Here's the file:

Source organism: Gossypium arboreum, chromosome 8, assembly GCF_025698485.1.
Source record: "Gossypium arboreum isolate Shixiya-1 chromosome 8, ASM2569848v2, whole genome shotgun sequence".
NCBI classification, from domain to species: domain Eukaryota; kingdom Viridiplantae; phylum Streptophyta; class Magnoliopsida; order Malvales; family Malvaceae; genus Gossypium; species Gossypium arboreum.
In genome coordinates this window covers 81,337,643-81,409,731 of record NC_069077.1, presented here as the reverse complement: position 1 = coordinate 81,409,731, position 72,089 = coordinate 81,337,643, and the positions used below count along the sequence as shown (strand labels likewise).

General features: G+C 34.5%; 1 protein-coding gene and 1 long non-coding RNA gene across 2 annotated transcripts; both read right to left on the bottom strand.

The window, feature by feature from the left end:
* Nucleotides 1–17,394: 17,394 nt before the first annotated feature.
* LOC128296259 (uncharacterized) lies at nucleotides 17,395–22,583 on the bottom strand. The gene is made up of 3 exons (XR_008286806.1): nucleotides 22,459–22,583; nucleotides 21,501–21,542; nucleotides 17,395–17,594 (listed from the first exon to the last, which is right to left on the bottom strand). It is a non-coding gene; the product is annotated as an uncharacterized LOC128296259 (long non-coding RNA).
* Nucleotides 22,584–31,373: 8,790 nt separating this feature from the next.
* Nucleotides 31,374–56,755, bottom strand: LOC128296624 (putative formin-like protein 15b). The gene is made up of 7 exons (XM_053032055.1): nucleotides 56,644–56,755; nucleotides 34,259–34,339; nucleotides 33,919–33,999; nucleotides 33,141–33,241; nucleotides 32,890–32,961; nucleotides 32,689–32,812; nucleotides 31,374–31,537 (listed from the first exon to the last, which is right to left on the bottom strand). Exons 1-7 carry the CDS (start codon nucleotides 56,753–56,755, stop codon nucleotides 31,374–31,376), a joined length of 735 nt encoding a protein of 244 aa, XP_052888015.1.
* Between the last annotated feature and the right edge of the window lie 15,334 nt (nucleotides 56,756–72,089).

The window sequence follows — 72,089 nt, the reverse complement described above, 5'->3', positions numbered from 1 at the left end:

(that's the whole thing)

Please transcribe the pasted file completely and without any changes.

Source organism: Gossypium arboreum, chromosome 8, assembly GCF_025698485.1.
Source record: "Gossypium arboreum isolate Shixiya-1 chromosome 8, ASM2569848v2, whole genome shotgun sequence".
NCBI classification, from domain to species: domain Eukaryota; kingdom Viridiplantae; phylum Streptophyta; class Magnoliopsida; order Malvales; family Malvaceae; genus Gossypium; species Gossypium arboreum.
In genome coordinates this window covers 81,337,643-81,409,731 of record NC_069077.1, presented here as the reverse complement: position 1 = coordinate 81,409,731, position 72,089 = coordinate 81,337,643, and the positions used below count along the sequence as shown (strand labels likewise).

General features: G+C 34.5%; 1 protein-coding gene and 1 long non-coding RNA gene across 2 annotated transcripts; both read right to left on the bottom strand.

The window, feature by feature from the left end:
* Nucleotides 1–17,394: 17,394 nt before the first annotated feature.
* LOC128296259 (uncharacterized) lies at nucleotides 17,395–22,583 on the bottom strand. The gene is made up of 3 exons (XR_008286806.1): nucleotides 22,459–22,583; nucleotides 21,501–21,542; nucleotides 17,395–17,594 (listed from the first exon to the last, which is right to left on the bottom strand). It is a non-coding gene; the product is annotated as an uncharacterized LOC128296259 (long non-coding RNA).
* Nucleotides 22,584–31,373: 8,790 nt separating this feature from the next.
* Nucleotides 31,374–56,755, bottom strand: LOC128296624 (putative formin-like protein 15b). The gene is made up of 7 exons (XM_053032055.1): nucleotides 56,644–56,755; nucleotides 34,259–34,339; nucleotides 33,919–33,999; nucleotides 33,141–33,241; nucleotides 32,890–32,961; nucleotides 32,689–32,812; nucleotides 31,374–31,537 (listed from the first exon to the last, which is right to left on the bottom strand). Exons 1-7 carry the CDS (start codon nucleotides 56,753–56,755, stop codon nucleotides 31,374–31,376), a joined length of 735 nt encoding a protein of 244 aa, XP_052888015.1.
* Between the last annotated feature and the right edge of the window lie 15,334 nt (nucleotides 56,756–72,089).

The window sequence follows — 72,089 nt, the reverse complement described above, 5'->3', positions numbered from 1 at the left end: